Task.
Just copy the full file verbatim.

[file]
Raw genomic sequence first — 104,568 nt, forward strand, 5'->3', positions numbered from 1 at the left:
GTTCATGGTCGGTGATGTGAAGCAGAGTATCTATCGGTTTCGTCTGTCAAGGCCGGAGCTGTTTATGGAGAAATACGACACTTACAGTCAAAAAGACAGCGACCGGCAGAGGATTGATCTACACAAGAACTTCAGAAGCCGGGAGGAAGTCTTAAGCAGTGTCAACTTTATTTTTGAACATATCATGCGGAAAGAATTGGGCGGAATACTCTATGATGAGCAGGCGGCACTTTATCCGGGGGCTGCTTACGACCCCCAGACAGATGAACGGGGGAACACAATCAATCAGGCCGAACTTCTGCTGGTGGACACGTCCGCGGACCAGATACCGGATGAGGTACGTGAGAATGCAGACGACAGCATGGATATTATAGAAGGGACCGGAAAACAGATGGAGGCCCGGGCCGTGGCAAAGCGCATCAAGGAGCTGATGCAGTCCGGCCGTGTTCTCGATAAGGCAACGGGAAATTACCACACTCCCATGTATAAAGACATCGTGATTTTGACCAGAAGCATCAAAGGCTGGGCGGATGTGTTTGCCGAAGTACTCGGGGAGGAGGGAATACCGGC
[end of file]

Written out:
Raw genomic sequence first — 104,568 nt, forward strand, 5'->3', positions numbered from 1 at the left:
GTTCATGGTCGGTGATGTGAAGCAGAGTATCTATCGGTTTCGTCTGTCAAGGCCGGAGCTGTTTATGGAGAAATACGACACTTACAGTCAAAAAGACAGCGACCGGCAGAGGATTGATCTACACAAGAACTTCAGAAGCCGGGAGGAAGTCTTAAGCAGTGTCAACTTTATTTTTGAACATATCATGCGGAAAGAATTGGGCGGAATACTCTATGATGAGCAGGCGGCACTTTATCCGGGGGCTGCTTACGACCCCCAGACAGATGAACGGGGGAACACAATCAATCAGGCCGAACTTCTGCTGGTGGACACGTCCGCGGACCAGATACCGGATGAGGTACGTGAGAATGCAGACGACAGCATGGATATTATAGAAGGGACCGGAAAACAGATGGAGGCCCGGGCCGTGGCAAAGCGCATCAAGGAGCTGATGCAGTCCGGCCGTGTTCTCGATAAGGCAACGGGAAATTACCACACTCCCATGTATAAAGACATCGTGATTTTGACCAGAAGCATCAAAGGCTGGGCGGATGTGTTTGCCGAAGTACTCGGGGAGGAGGGAATACCGGC